Benjamin Franklin Papers
Documents filtered by: Author="American Commissioners" AND Period="Revolutionary War"
sorted by: recipient

The American Commissioners to [Domenico Caracciolo], 9 October 1778

The American Commissioners to [Domenico Caracciolo]

AL (draft): Massachusetts Historical Society; two copies: National Archives

Passy Octr 9. 1778


We are this Moment honoured with your Excellencys Letter of the Eighth of this Month, and We thank your Excellency for the Information that his Majesty the King of the two Sicilies, hath ordered the ports of his Dominions to be open to the Flagg of the United States of America. We should be glad to have a Copy of his Majesty’s Edict for that purpose in order to communicate it to the Congress, who we are confident will be much pleas’d with this Mark of his Majesty’s Benevolence.7 It is with Pleasure on this occasion that We acquaint your Excellency, the Flagg of the United States of America, consists of thirteen Stripes, alternately red, white and blue;—a small Square in the upper angle next the Flag Staff is a blue Field, with thirteen white Stars, denoting a new Constellation.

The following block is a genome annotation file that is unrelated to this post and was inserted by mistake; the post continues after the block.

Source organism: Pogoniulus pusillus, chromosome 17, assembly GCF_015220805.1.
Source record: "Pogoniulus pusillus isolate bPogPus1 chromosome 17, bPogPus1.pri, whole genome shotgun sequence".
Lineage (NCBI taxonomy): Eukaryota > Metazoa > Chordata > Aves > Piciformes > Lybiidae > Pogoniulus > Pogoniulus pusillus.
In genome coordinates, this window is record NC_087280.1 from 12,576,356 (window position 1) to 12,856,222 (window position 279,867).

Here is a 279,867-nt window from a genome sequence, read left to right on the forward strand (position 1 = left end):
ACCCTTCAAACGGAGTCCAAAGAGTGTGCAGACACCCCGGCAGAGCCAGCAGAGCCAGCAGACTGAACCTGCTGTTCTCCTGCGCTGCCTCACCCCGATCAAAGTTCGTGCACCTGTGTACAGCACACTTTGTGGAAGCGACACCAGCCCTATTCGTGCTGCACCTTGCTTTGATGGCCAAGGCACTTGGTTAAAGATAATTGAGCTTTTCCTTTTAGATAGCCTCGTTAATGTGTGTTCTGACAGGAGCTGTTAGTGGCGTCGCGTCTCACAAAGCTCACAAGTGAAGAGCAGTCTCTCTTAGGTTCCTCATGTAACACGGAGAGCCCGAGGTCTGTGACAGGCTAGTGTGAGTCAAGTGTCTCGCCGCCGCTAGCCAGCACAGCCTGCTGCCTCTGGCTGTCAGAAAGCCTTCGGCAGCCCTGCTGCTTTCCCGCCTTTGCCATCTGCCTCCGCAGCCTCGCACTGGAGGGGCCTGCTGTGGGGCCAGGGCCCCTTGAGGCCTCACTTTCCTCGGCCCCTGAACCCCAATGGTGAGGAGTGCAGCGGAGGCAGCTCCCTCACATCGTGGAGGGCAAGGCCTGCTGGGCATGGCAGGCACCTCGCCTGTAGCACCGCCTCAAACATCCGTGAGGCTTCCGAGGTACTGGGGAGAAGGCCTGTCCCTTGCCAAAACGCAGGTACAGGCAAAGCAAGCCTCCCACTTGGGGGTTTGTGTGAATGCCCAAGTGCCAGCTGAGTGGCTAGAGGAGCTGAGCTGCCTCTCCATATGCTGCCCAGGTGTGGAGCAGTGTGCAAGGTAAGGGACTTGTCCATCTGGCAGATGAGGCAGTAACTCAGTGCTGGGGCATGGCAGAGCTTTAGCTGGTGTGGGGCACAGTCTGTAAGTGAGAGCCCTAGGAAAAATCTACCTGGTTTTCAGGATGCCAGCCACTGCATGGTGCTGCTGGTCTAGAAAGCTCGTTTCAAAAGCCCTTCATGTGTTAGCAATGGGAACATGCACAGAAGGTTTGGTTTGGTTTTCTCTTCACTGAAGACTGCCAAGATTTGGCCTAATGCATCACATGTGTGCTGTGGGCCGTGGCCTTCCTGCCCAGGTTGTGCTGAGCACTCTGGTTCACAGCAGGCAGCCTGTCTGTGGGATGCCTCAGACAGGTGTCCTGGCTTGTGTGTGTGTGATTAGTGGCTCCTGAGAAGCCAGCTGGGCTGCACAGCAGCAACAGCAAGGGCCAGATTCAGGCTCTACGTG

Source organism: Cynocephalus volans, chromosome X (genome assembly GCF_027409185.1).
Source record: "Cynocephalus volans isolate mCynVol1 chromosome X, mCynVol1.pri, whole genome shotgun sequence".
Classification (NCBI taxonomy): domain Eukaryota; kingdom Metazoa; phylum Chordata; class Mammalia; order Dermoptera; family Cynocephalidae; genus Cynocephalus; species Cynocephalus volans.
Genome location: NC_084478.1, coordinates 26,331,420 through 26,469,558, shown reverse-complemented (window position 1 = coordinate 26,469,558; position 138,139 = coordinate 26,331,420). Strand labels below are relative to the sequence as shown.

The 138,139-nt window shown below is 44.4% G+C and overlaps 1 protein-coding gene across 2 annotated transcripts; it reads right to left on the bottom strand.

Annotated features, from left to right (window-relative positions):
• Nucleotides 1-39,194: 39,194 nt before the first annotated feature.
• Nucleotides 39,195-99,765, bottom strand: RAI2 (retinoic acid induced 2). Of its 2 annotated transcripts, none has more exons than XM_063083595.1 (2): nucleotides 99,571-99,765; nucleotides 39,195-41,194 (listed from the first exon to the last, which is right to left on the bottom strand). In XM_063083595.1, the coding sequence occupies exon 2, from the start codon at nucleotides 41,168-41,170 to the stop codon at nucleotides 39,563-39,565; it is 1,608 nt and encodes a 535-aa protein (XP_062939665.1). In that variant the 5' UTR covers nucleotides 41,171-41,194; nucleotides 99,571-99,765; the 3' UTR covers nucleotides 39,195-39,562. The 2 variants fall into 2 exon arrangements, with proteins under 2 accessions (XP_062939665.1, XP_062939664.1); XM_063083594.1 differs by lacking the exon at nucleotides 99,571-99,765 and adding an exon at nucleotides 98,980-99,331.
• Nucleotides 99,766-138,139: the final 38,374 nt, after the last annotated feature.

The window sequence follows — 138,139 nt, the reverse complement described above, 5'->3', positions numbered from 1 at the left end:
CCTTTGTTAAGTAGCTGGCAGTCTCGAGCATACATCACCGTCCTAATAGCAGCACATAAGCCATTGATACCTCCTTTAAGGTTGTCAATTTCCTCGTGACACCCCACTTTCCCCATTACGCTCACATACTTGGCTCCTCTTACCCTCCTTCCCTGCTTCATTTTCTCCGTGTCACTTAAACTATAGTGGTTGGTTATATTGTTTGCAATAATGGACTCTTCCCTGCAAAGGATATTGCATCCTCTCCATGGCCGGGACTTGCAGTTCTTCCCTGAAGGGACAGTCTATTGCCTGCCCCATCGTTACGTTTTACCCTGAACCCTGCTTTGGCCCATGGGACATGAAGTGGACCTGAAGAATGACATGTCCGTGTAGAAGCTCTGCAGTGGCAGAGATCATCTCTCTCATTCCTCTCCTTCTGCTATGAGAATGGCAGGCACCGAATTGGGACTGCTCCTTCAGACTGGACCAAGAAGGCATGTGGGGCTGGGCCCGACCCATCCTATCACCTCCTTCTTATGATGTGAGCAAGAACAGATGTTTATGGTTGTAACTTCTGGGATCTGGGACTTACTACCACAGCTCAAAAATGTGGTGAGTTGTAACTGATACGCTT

Some of the States have Vessels of War, distinct from those of the united States. For Example, the Vessels of War of the State of Massachusetts Bay have Sometimes a Pine Tree, and South Carolina a Rattlesnake in the Middle of the thirteen Stripes.

Merchant Ships have often only thirteen Stripes. But the Flagg of the United States ordained by Congress is the thirteen Stripes and thirteen Stars as first described.

The Commissions of Ships of War belonging to the United States, as well as those of Privateers, are all signed by the President of the Congress, and countersigned by the Secretary. Each State may have a different Method of Clearing Merchant Vessells outward bound, and a different Form in the Papers given; We therefore are not able to give your Excellency certain Information respecting all of them. The Massachusetts Bay, has only a Naval Officer in each Port who Subscribes a Register, a Clearance, and a Pass for the Castle in Boston Harbour. We have the Honour to be with the most perfect Respect, your Excellencys most obedient and most humble Servants.

His Excellency the Ambassador of Naples.

[Note numbering follows the Franklin Papers source.]

7This sentence and the one below beginning, “The Commissions of Ships of War,” were interlined by BF. He also added the phrase “on this Occasion” in the first paragraph, and “a different form of Papers given; We” in the fourth.

Index Entries